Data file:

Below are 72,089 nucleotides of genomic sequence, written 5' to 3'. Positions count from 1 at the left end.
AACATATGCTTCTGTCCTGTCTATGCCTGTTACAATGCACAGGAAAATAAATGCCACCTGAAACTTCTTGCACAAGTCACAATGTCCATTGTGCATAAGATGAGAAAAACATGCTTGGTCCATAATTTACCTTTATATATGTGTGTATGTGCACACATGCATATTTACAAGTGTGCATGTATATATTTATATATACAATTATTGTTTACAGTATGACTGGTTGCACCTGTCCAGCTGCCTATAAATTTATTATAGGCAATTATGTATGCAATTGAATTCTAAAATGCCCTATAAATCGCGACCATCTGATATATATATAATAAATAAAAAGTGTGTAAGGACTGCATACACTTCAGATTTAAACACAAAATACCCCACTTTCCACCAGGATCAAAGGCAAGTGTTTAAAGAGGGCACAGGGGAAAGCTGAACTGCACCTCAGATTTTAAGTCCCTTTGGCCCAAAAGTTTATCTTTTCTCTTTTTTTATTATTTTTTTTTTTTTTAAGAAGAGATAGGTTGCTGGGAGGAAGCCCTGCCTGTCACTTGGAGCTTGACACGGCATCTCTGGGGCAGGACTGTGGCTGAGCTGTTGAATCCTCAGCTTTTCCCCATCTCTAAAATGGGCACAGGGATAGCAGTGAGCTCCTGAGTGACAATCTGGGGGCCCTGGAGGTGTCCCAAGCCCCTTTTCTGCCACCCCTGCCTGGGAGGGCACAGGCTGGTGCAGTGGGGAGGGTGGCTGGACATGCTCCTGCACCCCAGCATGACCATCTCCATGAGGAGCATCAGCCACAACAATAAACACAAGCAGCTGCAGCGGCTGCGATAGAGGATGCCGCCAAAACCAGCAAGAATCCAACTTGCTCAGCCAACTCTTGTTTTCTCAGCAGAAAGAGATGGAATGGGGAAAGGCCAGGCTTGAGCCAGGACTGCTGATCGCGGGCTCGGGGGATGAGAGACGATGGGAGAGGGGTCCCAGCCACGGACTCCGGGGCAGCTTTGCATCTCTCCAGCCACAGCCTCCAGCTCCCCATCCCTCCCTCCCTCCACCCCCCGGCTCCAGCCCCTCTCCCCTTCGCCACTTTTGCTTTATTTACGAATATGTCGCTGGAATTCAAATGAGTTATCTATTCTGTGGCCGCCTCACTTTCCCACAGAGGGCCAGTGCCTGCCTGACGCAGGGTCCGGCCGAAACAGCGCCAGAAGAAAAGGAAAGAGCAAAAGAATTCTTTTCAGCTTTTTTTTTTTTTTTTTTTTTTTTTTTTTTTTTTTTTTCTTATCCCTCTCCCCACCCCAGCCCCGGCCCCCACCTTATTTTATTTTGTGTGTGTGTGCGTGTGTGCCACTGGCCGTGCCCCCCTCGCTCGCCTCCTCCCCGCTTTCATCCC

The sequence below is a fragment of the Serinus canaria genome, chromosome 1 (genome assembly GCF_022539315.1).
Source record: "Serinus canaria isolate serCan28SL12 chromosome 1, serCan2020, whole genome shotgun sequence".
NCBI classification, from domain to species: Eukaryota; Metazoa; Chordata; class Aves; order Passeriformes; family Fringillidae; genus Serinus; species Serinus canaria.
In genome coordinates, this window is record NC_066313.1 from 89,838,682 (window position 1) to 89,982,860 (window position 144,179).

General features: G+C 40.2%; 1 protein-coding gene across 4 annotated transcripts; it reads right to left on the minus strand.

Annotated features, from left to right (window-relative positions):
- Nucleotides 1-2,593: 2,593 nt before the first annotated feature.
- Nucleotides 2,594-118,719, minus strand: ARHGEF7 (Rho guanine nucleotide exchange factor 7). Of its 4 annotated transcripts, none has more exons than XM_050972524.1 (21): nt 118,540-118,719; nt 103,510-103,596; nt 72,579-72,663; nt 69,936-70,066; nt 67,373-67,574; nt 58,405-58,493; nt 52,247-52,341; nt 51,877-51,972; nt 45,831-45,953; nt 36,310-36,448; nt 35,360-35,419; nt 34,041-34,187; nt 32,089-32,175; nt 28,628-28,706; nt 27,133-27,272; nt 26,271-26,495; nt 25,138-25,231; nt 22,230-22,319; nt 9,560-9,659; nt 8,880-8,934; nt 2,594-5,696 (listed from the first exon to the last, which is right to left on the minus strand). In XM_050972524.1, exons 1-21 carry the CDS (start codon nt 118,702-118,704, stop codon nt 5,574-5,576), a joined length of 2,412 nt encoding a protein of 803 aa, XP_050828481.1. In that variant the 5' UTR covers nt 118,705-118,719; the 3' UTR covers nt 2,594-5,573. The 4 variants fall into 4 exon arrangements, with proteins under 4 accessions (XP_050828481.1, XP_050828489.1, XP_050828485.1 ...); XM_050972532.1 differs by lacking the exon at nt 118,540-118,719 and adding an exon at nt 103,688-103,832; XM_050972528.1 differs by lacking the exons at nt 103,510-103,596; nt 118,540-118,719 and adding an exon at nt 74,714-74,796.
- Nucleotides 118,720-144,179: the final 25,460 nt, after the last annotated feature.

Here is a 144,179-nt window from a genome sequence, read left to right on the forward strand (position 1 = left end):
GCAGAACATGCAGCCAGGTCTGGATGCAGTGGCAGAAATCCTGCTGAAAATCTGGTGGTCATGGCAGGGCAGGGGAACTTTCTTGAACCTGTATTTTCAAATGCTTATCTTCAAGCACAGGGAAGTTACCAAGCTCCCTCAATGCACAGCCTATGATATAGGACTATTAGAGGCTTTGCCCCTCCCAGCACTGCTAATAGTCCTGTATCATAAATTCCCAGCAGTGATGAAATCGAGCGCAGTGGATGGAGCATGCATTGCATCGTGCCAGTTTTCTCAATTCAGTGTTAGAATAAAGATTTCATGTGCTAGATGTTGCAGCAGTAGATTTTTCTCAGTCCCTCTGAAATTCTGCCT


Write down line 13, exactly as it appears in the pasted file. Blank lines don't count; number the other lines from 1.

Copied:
GCAGAACATGCAGCCAGGTCTGGATGCAGTGGCAGAAATCCTGCTGAAAATCTGGTGGTCATGGCAGGGCAGGGGAACTTTCTTGAACCTGTATTTTCAAATGCTTATCTTCAAGCACAGGGAAGTTACCAAGCTCCCTCAATGCACAGCCTATGATATAGGACTATTAGAGGCTTTGCCCCTCCCAGCACTGCTAATAGTCCTGTATCATAAATTCCCAGCAGTGATGAAATCGAGCGCAGTGGATGGAGCATGCATTGCATCGTGCCAGTTTTCTCAATTCAGTGTTAGAATAAAGATTTCATGTGCTAGATGTTGCAGCAGTAGATTTTTCTCAGTCCCTCTGAAATTCTGCCT